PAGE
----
Aaron Watson: I see. With making that type of decision, or just in general, the writing that you do, you, you talked about, you know, being able to use this precise language and really select the right, the right words and communicate that effectively.
What I think, maybe doesn't always get acknowledged. It goes unsaid with that and something, I don't know if you take this for granted or not, is self-confidence. The, the willingness to put your name next to an idea, or to really put your viewpoint out there? I'm I'm, going to speculate here for a second and you can feel free to correct me if I'm wrong, but that interlude between the first time you were in school and the second time, you were doing boxing and you were serving in the military. I associate both of those experiences with confidence building primarily, especially for men in a security around being able to handle yourself.
Ed Latimore: All right.
Aaron Watson: In a wide variety of high stress situations. How much of the confidence that you bring to your writing and other endeavors do you attribute to those experiences?
Ed Latimore: You said something really, really key. High stress environments. I always tell people, right. They, they ask there's. I don't know if it's an urban legend. There's some truth to it. I guess. That a boxer can't have a fight with a regular person on the street cause they would kill him and then be charged with assault, with a deadly. Who knows? I don't know if that's true or not. What I do know is that the one advantage you really have? I mean, it's not, not punching is not being in better shape than we're talking about street fights. The one advantage you really have is the ability to manage your adrenaline and get a thing done under duress.
I learned that. In boxing and I had been boxing before I joined the military. So it made getting through training even easier. Like I remember I had a direct plan. I'm like, I'm on a list and I know exactly what I'm going to get out from basic training. I'm going to start class. And everything was going fine until week four basic training. When we had qualification for shooting. I am an awful, I'm not an awful shot, but I needed four tries to pass. You're only supposed to get three, right. But I got a fourth one cause we had a few really good shots and it was leftover ammo and time. And being able to stay calm and not panic in the face of that stressful situation allowed me to not get recycled. Because when you get recycled, they, they say you can't shoot. Time to start basic training all over again. A sovereign one, the basic turning from the beginning that throws my whole timeline off.
So where does that tie into writing. At some point, when you put your name on things, when you put what you think, what you feel, how you see the water out there. It doesn't matter how well you articulate it, how well you explain it, how much logic, reasoning, or even what kind of person you are, someone will disagree. And a lot of people want to disagree, really. When you think about it, even if only 1% of the people read it who have 1% of a, of your following disagrees, for me, I mean, that's 150 people, right?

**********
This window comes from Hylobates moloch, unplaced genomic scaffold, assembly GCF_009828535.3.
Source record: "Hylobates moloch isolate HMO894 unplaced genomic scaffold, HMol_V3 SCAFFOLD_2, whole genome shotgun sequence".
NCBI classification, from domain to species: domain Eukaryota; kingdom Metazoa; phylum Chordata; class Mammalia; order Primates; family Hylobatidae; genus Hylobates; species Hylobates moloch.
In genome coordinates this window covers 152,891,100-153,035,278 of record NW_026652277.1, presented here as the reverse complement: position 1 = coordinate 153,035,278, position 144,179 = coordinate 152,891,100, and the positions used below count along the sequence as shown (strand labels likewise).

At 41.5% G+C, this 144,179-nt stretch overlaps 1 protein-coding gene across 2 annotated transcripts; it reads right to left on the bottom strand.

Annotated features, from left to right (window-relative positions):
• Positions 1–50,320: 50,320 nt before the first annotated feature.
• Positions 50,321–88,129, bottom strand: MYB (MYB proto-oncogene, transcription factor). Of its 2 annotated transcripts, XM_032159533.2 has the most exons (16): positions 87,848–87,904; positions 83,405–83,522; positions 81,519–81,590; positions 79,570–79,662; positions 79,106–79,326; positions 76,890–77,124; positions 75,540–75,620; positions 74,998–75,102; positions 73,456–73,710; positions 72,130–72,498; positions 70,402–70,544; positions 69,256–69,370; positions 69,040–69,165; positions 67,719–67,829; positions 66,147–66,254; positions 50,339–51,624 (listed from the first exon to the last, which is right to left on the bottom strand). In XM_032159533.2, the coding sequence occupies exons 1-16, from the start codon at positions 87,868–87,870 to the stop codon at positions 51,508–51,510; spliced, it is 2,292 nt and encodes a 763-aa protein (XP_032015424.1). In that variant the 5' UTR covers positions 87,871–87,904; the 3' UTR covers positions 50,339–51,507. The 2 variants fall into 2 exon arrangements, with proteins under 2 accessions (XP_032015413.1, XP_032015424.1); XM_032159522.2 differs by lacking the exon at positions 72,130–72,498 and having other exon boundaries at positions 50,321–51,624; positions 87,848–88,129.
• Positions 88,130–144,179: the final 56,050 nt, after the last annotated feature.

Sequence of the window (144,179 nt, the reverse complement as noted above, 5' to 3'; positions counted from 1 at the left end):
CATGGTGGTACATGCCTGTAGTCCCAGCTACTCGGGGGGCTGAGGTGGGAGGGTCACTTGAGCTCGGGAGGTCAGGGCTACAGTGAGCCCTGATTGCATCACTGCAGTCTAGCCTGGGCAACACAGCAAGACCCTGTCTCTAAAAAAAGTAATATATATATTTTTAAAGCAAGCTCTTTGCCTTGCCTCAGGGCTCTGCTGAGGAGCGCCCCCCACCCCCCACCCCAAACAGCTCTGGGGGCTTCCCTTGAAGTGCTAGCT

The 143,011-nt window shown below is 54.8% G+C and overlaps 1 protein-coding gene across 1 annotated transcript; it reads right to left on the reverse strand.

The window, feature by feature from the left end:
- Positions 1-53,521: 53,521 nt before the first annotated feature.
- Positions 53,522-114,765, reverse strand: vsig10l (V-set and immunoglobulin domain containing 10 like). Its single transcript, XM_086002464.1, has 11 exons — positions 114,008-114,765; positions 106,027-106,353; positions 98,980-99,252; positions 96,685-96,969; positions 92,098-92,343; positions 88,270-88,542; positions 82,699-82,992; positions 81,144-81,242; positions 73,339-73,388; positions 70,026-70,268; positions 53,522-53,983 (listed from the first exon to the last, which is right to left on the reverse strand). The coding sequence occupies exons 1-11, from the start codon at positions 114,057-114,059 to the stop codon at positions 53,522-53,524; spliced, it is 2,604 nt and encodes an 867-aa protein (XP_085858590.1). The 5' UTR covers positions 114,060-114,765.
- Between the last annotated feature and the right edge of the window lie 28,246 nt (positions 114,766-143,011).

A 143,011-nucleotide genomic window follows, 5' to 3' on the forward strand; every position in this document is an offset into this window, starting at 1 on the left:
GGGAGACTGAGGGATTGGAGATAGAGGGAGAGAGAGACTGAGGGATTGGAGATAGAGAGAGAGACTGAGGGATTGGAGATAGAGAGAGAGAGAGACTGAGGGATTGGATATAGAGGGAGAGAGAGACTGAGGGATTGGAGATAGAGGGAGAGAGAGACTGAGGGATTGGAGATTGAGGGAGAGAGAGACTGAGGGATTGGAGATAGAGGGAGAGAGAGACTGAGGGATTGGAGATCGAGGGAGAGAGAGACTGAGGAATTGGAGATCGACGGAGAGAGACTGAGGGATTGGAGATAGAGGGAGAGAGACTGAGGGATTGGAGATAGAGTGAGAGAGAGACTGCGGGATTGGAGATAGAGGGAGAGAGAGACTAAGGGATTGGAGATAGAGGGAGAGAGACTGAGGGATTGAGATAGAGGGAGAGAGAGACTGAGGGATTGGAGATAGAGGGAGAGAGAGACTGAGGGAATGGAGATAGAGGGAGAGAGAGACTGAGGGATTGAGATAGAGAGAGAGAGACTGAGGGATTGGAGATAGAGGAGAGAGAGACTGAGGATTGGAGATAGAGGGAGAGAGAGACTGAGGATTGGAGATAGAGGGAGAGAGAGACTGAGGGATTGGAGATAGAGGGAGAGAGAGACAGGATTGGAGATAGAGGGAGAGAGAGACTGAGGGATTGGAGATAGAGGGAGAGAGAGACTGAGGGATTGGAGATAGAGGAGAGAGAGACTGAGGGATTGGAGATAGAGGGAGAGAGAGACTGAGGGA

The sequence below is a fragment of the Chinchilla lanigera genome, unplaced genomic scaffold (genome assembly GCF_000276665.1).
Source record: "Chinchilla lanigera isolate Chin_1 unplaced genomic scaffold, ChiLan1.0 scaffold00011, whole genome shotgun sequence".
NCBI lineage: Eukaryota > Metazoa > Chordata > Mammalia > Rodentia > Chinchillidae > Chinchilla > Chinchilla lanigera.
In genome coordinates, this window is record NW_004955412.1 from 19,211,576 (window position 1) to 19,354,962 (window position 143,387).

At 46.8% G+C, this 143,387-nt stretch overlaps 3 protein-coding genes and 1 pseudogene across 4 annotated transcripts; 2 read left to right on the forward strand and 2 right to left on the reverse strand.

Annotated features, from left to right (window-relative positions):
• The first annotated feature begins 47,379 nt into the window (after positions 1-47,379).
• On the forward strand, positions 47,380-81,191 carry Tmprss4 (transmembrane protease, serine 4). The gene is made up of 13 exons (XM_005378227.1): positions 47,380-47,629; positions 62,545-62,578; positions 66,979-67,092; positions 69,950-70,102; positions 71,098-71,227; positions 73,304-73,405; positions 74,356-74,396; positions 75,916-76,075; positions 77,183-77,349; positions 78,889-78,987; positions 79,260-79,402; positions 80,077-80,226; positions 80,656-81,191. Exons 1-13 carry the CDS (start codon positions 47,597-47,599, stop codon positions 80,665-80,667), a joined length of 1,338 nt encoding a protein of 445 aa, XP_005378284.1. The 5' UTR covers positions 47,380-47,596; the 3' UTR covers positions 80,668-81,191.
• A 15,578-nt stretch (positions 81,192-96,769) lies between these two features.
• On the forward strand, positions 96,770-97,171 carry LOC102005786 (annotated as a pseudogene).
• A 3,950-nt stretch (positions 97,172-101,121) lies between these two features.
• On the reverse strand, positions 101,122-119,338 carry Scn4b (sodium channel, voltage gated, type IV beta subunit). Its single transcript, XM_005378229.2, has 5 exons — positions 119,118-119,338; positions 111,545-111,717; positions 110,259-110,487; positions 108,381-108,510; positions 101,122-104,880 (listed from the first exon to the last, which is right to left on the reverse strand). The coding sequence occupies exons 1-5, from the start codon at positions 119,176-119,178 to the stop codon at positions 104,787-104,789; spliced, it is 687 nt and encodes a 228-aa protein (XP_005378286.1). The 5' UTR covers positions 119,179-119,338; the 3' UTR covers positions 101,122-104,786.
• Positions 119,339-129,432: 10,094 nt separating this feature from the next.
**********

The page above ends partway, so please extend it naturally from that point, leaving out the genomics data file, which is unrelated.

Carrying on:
That's that's not us and that's, and then they're going to share it and talk about how they don't like it. And then it's going to, it's going to grow and you're going to get a lot of feedback and a lot of hate that doesn't - that a lot of people aren't ready for, aren't interested in. And even though it's only digital, a person can tell the difference between that- that's the same way that the simulations where people would talk about, oh, it's just digital.
Right. You should realize that intellectually. Emotionally, your body still kind of responds to the same. And. Once you can manage your, your stress under a situation of duress in reality. We can port that skill to just the, the horrible abuse. You get sometimes from people who don't like your writing at all, what you tweet or don't like a picture or whatever. Yeah, you'll be fine, but that's where I take that from that I wouldn't even call it confidence. Cause a lot of, I mean, not a lot, most times I really do finish a piece of writing. I go, all right, well, I edited it. I feel good about the argument, but there is no way people are gonna dig this. And you know, and they do some don't.
The point is still going through with it. I'm not going through with the thinking that I'm going to make it, any more than I enter a fight, and I think I'm going to come out of this unscathed. I just know that I've worked on controlling my stress and keeping my mind cool and collected so I can get through and solve the problem or deal with the abuse and come out on the other side in a position to learn from it.